Stitched together from quotes shared on Facebook for International Book Week.
Some are modified, most are not.
FYI: This event seems to have spawned from the Edinburgh International Book Festival:
Bully for them!

 

(Not) rushing into the urgency of now (while still arriving)

Turning the World Upside Down

Turning the World Upside Down

Every day I face the irony of needing to hurry up to slow down, or perhaps it is the other way around, of slowing down in order to speed up my alignment with lifeforce—call it chi or God or Gaia or maybe it is just with other humans in society, thinking of society as a verb—the actions of living together through culture, work and art. Read the rest of this entry »

Nearly a month has passed since learning about the short time horizon for probable human extinction. This is twice as long ago as it feels to me: the associated emotions seem to have condensed my perception of the passage of time. Each day, in addition to managing fear and grief, I have done a few things directly related to one or more of the four survival essentials:

  • water
  • food
  • shelter
  • community

The big downer has been coming to terms with moving beyond storing a cache of emergency rations to establishing a permanent, renewable system that could sustain me (and others) for the rest of my/our lifetimes and provide a foundation for future generations. There does appear to be a chance that some humans will survive and adapt to a post-apocalyptic planet. At any rate, it makes no sense to me not to strive to be among them.

 Food and Water First

I attended a talk on permaculture and began to absorb the necessity of reinventing self-sufficiency: literally building the means for my own survival. Have had to ride out some intense waves of regret, and a round or two of the If Onlies: for instance, how far along I would be ‘if only’ one of several previous relationships had worked out. There has also been confronting the fantasy of ‘being able to do it right’ – as in, owning property and having the financial resources to bring in the right people with the right knowledge to craft the required systems and teach me how to use them.

Instead of the dream, my subsistence survival will have to be a piecemeal affair, hobbled together through a mixture of friends’ and neighbors’ resources as well as my own resourcefulness; largely contingent upon ethics of generosity, sharing and reciprocity; and my own will to learn and apply the principles rigorously.

I am not exactly starting from scratch (even though it feels like it).

Community Next and Concurrently

The real temptation is to procrastinate, let awareness slip out of consciousness, turn my attention to continuing to do the things I’ve always done, just as my friends around me continue on, with or without the dire realization, to do what they, too, have always done. In the bookstore where Peter Bane was giving his talk on permaculture, I saw a new book by Barbara Kingsolver, Flight BehaviorIt brought to mind fond memories of listening to The Prodigal Summer as I drove across country after a break-up some years ago. Kingsolver’s writing touches me deeply, I have requested her new novel from the local library. I observe myself and wonder, how many of my own flights of denial, avoidance and/or acting out has she covered?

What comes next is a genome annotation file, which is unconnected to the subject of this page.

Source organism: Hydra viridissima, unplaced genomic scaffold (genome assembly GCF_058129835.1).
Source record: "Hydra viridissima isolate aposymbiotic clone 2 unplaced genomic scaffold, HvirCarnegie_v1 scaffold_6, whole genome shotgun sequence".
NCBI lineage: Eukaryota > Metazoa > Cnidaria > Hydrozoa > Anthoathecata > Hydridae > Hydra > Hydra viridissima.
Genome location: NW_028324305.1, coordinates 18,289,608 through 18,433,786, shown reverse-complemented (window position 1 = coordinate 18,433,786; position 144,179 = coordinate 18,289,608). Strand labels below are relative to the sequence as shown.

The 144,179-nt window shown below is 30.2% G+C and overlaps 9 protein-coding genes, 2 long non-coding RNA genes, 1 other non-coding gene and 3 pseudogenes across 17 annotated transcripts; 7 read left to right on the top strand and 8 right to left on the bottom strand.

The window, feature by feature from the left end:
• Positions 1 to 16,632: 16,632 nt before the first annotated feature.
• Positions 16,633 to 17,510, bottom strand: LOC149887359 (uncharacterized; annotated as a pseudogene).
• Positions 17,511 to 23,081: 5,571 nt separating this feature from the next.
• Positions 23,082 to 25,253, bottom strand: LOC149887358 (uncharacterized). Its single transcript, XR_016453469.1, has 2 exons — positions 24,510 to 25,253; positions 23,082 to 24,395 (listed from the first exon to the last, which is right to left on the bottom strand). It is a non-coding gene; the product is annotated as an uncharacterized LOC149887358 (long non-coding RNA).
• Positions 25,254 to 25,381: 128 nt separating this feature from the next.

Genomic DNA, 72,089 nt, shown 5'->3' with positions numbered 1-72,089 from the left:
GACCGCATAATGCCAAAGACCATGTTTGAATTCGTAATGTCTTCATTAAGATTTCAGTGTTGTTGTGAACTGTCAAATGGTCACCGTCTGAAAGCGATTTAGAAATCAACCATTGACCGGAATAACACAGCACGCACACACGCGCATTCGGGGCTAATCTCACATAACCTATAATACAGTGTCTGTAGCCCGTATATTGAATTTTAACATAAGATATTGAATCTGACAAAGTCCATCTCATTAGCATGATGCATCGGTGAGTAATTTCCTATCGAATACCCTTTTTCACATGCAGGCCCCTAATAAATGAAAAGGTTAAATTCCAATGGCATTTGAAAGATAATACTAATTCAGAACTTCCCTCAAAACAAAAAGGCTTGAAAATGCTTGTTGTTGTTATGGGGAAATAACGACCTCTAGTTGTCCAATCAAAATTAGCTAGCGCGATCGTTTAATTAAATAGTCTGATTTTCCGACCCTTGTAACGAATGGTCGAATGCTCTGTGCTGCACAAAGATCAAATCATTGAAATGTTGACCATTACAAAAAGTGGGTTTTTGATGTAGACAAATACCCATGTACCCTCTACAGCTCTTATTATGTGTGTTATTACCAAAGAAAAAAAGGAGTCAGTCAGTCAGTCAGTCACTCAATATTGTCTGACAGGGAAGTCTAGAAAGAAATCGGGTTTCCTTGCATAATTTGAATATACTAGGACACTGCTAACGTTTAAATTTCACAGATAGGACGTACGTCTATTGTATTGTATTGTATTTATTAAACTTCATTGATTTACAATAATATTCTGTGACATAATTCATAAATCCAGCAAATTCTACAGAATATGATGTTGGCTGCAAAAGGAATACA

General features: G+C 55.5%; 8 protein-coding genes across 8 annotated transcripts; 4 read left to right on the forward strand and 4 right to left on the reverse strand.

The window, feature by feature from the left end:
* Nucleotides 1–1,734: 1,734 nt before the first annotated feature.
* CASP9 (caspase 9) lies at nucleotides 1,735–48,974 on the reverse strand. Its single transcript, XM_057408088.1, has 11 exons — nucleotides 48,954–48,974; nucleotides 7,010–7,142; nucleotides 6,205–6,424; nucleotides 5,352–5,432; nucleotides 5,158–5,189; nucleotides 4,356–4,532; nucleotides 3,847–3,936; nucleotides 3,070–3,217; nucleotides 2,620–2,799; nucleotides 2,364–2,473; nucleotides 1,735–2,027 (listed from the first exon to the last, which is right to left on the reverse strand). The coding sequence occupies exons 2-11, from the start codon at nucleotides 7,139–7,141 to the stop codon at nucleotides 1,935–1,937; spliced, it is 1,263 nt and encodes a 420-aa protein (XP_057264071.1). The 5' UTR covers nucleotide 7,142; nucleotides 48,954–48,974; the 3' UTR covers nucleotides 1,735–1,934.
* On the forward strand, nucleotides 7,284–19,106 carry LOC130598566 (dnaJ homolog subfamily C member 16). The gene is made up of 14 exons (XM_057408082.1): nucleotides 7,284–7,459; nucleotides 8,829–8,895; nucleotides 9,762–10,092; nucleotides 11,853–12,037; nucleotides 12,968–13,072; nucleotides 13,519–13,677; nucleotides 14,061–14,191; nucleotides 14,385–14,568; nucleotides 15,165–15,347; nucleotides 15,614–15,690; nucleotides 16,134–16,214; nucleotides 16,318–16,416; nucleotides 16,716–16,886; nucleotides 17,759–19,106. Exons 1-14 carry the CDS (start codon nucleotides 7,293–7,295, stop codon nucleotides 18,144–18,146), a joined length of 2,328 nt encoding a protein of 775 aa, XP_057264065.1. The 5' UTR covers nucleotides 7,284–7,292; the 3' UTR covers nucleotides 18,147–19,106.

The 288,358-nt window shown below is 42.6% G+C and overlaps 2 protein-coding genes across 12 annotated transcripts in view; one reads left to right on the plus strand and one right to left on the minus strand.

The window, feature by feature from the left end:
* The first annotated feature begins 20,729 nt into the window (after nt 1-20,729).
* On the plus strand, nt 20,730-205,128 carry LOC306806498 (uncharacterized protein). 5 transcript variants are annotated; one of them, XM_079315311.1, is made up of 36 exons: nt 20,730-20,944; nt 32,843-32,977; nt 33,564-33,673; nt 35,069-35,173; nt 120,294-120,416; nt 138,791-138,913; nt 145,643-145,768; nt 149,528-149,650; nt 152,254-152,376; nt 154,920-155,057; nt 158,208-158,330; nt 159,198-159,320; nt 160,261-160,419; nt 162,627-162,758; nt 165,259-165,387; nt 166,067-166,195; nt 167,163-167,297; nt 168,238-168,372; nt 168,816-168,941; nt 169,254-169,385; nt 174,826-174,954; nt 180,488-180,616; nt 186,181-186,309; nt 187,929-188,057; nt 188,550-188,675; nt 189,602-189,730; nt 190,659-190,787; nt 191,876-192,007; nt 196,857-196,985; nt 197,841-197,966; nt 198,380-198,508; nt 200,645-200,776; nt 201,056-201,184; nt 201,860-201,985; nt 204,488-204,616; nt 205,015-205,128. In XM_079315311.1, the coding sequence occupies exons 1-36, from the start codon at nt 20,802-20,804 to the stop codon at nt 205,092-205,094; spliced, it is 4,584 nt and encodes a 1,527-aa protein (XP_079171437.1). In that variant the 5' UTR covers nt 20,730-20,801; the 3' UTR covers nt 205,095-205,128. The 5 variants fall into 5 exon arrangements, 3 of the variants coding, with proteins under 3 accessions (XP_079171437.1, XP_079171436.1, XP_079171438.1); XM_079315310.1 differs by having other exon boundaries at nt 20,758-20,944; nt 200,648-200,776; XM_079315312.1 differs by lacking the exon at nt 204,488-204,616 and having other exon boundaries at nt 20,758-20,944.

Meanwhile, in addition to Bane’s permaculture book, I have begun reading Walking Away from Empire and  just received  a copy of the Deep Green Resistance Manual.  I also think I want to read The Day Philosophy Died by Casey Maddox.

 

Resources on seeds and gardening:

 Permaculture in general:

 

 

 

How do I login to Dark Ally Redesign?

I have a lot to write today: a brief description of the MEDIEM/UMass Dashboard tool for online social deliberation, some notes on accommodation concerns, and a public report on the findings of the action learning research that I did in a workshop at RID Region II. The conversation threads with each associated interlocutor-group are simultaneous-they are happening in concurrent real time.

2:37 pm
Two long text messages were just sent, by me, to one of my longtime interpreter supporters. Because she texted me a “BTW” message while I was typing the preceding list of things to do. In the duree. That’s what we’d call it if we were talking in terms of historical time, instead of at this microscale of time presently passing. (If she responds to my request to use the screenshot of that “BTW” message with an affirmative informed consent – ( as opposed to the more conservative negative informed consent) – let’s just call ‘em IC-A and IC-B. Informed CONSENT Type A (Affirmative) or Informed Consent Type B (Negatory on that good buddy.)

2:44 pm
Mediem/UMass Online Social Deliberation Project: There’s a quote I want to find, either from a blogentry or a Transmittal with Readiness Consulting Services, which described the duality at the core of the delay in the requisition and guaranteed provision of emergency management sign language interpreting for communicating with Deaf Americans. I mean, if there’s actually a crisis – you know, an emergency stemming from a natural or man-made disaster – and you don’t already have some sense about how to talk with a deaf person, then you’re both gonna wind up in each other’s way.

2:51 pm

Searching for that quote related to Serve DC… five blog entries popped up.

(I keep getting distracted.)

Just heard some of the neighborhood kids getting off the schoolbus. It’s been a chilly rainy day, since whenever it started . . . sometime last night.

2:54

Accommodation concerns for the MA IRAA Project, e.g., the action learning research study of constructing mutual understanding on the top three things a first responder needs to be thinking when interacting with a person needing help in a way that they are unfamiliar with (this is the collaboration piece with UMass’ Center for Knowledge Communication).

2:58

Region II Report (action learning from www.reflexivity.us). Hopefully this is going to get published on the CIT Weblog:

Soundtrack: Jean Luc-Ponty, The Gift of Time

Transitions are rough.

Hurricane Ridge figures deep in family history.